After Lehman Brothers revealed it liquidated three investment funds last quarter as their assets declined in value amid the larger credit crisis, Deutsche Bank rushed out to maintained its “buy” rating and a price target of $52 on the company’s stock. When the pain from laughing so hard subsides, continue on:
Lehman moved the funds’ assets — worth about $1 billion — onto its balance sheet. The bank purchased another $800 million in “deteriorated” assets from other funds
For it’s part, Deutsche Bank said it expects Lehman Brothers to write down $2.3 billion in the second quarter, adding that the investment bank does not face a major liquidity risk in the short-term.
But what need has Lehman Brothers for cash any way? The ailing broker/banker can now do the ”in thing” thanks to a very accommodating Fed:
Wall Street firms may be bundling high-yield, high-risk corporate loans into securities to use as collateral to borrow from the U.S. government, according to a report by Morgan Stanley analysts. Securities firms can borrow against collateralized loan obligations at the Federal Reserve’s Primary Dealer Credit Facility, the analysts said. The Fed set up the facility last month, its first extension of credit to non-banks since the Great Depression.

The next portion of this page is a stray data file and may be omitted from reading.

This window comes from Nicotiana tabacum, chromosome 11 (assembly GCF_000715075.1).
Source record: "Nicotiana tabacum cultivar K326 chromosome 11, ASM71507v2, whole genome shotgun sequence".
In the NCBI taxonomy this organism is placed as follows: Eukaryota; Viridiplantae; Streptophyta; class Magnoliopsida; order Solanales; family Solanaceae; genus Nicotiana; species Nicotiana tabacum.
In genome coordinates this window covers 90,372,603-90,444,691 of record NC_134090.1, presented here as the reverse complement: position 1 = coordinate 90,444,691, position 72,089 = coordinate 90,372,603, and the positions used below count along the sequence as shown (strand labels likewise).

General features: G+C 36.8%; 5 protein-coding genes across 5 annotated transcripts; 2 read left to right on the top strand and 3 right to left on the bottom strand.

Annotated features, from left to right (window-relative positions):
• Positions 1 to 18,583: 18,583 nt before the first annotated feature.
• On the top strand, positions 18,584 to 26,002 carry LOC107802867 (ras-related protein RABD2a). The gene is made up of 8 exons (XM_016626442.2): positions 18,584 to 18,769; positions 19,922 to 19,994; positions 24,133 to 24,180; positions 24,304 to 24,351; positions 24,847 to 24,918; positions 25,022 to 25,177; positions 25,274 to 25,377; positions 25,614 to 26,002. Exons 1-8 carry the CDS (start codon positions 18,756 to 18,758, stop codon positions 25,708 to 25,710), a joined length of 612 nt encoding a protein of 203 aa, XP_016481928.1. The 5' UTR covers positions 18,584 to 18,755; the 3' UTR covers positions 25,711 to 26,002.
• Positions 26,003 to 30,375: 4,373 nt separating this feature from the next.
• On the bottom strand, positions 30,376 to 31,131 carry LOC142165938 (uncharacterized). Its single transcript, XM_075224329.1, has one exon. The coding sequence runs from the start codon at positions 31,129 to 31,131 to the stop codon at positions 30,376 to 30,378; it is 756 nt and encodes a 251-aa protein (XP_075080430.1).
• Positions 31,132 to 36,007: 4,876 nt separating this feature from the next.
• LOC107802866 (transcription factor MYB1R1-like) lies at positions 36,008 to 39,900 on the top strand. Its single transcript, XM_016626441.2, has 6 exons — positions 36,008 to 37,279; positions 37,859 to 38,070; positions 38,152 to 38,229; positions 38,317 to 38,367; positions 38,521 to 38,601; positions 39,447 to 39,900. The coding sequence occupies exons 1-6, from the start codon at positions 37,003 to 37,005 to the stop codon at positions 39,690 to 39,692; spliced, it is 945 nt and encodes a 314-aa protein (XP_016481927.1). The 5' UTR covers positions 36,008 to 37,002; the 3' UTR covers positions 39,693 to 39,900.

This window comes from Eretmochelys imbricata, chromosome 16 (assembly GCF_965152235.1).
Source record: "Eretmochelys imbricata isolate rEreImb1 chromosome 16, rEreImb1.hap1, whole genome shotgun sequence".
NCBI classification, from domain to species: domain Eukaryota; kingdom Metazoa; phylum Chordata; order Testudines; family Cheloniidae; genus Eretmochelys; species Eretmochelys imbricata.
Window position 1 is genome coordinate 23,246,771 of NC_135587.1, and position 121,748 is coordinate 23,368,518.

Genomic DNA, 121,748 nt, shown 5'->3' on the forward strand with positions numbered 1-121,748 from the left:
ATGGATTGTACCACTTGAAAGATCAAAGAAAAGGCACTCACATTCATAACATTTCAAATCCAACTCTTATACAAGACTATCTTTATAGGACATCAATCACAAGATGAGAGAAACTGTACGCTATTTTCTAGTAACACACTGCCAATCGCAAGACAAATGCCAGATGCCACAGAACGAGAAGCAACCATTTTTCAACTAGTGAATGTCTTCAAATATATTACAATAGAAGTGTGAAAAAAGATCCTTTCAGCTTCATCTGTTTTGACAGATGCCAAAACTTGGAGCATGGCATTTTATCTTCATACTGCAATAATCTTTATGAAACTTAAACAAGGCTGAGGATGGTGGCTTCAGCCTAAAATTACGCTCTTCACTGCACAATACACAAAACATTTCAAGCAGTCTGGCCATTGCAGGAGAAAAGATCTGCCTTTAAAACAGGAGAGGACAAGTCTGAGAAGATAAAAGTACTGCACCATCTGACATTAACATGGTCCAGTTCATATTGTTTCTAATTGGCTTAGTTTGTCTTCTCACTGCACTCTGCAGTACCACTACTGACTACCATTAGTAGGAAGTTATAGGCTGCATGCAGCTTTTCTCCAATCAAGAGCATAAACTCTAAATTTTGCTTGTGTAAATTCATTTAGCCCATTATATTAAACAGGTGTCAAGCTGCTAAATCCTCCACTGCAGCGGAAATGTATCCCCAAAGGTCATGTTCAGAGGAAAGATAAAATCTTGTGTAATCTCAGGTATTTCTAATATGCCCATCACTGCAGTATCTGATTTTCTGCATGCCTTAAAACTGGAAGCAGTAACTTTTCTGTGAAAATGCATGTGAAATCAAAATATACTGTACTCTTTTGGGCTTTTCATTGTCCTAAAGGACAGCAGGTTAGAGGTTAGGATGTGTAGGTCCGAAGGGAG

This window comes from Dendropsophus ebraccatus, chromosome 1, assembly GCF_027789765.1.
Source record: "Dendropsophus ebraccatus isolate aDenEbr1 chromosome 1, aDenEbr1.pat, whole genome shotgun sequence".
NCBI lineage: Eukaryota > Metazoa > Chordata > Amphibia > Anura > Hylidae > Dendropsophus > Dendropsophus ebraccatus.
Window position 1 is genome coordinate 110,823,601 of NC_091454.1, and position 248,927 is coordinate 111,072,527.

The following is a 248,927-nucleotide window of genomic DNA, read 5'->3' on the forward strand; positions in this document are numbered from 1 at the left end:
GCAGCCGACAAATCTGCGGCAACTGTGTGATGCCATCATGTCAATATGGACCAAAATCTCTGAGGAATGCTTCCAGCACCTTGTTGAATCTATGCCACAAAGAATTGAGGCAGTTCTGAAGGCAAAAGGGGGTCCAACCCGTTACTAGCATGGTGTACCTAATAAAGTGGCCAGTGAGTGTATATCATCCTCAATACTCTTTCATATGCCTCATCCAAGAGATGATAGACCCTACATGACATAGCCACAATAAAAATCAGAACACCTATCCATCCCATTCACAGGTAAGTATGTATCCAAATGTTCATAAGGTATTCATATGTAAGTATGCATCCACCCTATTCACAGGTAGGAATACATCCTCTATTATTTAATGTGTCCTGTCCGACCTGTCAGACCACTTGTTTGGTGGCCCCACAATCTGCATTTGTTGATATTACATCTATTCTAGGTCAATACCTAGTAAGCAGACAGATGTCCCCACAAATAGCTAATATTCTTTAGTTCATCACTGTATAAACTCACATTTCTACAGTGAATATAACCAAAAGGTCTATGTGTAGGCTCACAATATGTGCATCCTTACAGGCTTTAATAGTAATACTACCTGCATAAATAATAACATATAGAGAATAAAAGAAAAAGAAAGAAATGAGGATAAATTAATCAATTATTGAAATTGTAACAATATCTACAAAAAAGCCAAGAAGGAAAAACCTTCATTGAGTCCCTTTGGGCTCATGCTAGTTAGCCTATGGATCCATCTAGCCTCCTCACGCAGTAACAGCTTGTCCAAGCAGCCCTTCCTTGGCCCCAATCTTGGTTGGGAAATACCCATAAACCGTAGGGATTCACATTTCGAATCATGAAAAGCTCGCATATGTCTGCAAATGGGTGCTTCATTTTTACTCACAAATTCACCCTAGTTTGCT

They’re also “an easy way for banks to reduce balance sheet risk, which indirectly helps reduce capital requirements, by funding the AAA through the Fed and selling the equity, which provides high yield to investors”
Can I bundle my Visa, Mastercard and American Express bills and give them to The Fed as collateral for a prime loan?